curs_color, start_color, init_pair, init_color, has_colors, can_change_color, color_content, pair_content, COLOR_PAIR, COLOR_PAIRS, COLORS, PAIR_NUMBER - Curses color-manipulation routines and variables
# include <curses.h>
Curses Library (libcurses)
Interfaces documented on this reference page conform to industry standards as follows:
start_color, init_pair, init_color, has_colors, can_change_color, color_content, pair_content, COLOR_PAIR, PAIR_NUMBER: XPG4-UNIX
Refer to the
reference page for more information
about industry standards and associated tags.
The Curses library includes routines that manipulate color-on-color alphanumeric terminals. To use these routines, applications must call start_color, usually right after initscr. Colors are always used in pairs (referred to as color-pairs). A color-pair consists of a foreground color (for characters) and a background color (for the field on which the characters are displayed). An application calls init_pair to initialize a color-pair. After the color-pair is initialized, applications can call COLOR_PAIR(n) to use color attributes.
If a terminal is capable of redefining colors, applications can use
to change the definition of a color.
FALSE, depending on whether
the terminal has color capabilities and whether the application can change
the colors. The routine
allows an application
to identify the amounts of red, green, and blue components in an initialized
color. The routine
allows the application
to find out how a given color-pair is currently defined.
The start_color routine requires no arguments. It must be called if the application uses colors, and before the application calls any other color manipulation routine. It is good practice to call this routine right after initscr. The start_color routine initializes eight basic colors (black, red, green, yellow, blue, magenta, cyan, and white) and two global variables (COLORS and COLOR_PAIRS, which respectively define the maximum number of colors and color-pairs the terminal can support). The start_color routine also restores the colors on the terminal to the values they had when the terminal was turned on.
The init_pair routine changes the definition of a color-pair. This routine takes three arguments that are identification numbers for the following: The color-pair to be changed The foreground color The background color
The value of the first argument must be between 1 and the smaller of either 63 or COLOR_PAIRS-1. The values of the second and third arguments must be between 0 and COLORS. If the color-pair was previously initialized, the screen is refreshed and all occurrences of that color-pair are changed to the new definition.
The init_color routine changes the definition of a color. This routine takes four arguments: the number of the color to be changed followed by three RGB values (for the amounts of red, green, and blue components, respectively). The value of the first argument must be between 0 and COLORS. (See the subsection Colors for the default color index.) Each of the last three arguments must be a value between 0 and 1000. When init_color is used, all occurrences of that color on the screen immediately change to the new definition.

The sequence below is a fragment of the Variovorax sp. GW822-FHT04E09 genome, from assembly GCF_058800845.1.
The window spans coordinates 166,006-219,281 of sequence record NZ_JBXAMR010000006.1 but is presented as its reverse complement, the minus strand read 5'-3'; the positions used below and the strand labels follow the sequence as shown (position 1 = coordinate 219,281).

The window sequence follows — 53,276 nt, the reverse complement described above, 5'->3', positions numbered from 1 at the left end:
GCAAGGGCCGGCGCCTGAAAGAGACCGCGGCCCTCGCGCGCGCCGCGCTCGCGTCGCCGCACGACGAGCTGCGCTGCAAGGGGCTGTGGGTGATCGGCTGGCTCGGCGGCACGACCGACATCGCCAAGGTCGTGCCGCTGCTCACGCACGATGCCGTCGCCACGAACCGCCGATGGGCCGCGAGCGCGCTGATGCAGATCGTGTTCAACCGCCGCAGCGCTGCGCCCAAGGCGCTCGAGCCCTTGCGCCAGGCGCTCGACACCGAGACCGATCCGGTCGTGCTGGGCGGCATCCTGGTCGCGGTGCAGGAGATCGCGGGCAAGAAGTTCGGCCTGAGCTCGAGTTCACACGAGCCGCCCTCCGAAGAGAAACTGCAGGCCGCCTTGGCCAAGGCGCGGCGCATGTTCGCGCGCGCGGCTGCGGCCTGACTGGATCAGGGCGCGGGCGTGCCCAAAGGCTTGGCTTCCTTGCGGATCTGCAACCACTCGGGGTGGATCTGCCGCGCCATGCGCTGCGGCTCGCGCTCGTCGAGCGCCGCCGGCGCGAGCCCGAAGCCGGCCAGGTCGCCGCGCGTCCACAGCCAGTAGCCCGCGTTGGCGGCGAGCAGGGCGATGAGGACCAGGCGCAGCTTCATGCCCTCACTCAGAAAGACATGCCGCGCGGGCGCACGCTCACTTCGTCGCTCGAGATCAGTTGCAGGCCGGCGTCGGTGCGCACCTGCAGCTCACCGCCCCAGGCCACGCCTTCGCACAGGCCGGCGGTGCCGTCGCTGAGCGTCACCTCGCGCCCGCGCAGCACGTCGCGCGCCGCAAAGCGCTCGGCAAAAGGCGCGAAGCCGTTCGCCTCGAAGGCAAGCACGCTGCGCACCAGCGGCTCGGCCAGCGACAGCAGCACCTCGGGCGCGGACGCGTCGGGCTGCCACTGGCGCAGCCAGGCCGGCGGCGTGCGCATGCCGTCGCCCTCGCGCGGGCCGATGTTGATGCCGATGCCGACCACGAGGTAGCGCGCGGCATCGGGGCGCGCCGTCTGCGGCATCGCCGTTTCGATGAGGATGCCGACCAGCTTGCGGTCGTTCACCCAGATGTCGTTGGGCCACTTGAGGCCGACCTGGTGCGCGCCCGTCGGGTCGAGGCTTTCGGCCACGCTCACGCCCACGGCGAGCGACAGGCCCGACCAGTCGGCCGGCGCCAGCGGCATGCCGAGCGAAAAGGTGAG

The has_colors routine requires no arguments. It returns TRUE if the terminal can manipulate colors; otherwise, the routine returns FALSE. This routine facilitates writing terminal-independent programs. For example, a programmer can use it to decide whether to use color or some other video attribute.
The can_change_color routine requires no arguments. It returns TRUE if the terminal supports colors and can change their definitions; otherwise, the routine returns FALSE. This routine facilitates writing terminal-independent programs.
The color_content routine gives users a way to find the intensity of the red, green, and blue (RGB) components in a color. This routine requires four arguments: the color number, and three addresses (of short data type) for storing the information about the amounts of red, green, and blue components in the given color. The value of the first argument must be between 0 and COLORS. The values that are stored at the addresses pointed to by the last three arguments are between 0 (no component) and 1000 (maximum amount of component).
The pair_content routine allows users to find out which colors a given color-pair consists of. This routine requires three arguments: the color-pair number, and two addresses (of short data type) for storing the numbers for the foreground and background colors. The value of the first argument must be between 1 and the smaller of 63 or COLOR_PAIRS-1. The values that are stored at the addresses pointed to by the second and third arguments are between 0 and COLORS.
macro returns the value of the color-pair whose number is
n. This value is the color attribute as it would be extracted
variable. Conversely, the macro
returns the number of the color-pair associated with the color attribute value.
In <curses.h>, the following macros are defined. These are the default colors. Curses also assumes that COLOR_BLACK is the default background color for all terminals.
COLOR_BLACK COLOR_RED COLOR_GREEN COLOR_YELLOW COLOR_BLUE COLOR_MAGENTA COLOR_CYAN COLOR_WHITE
The header file <curses.h> automatically includes the header file <stdio.h>.
may be macros.
The COLOR_PAIR, PAIR_NUMBER, can_change_color, and has_colors routines return values as indicated in the DESCRIPTION section.
All other routines return
upon successful completion.
Functions: curses(3), curs_attr_get(3), curs_initscr(3)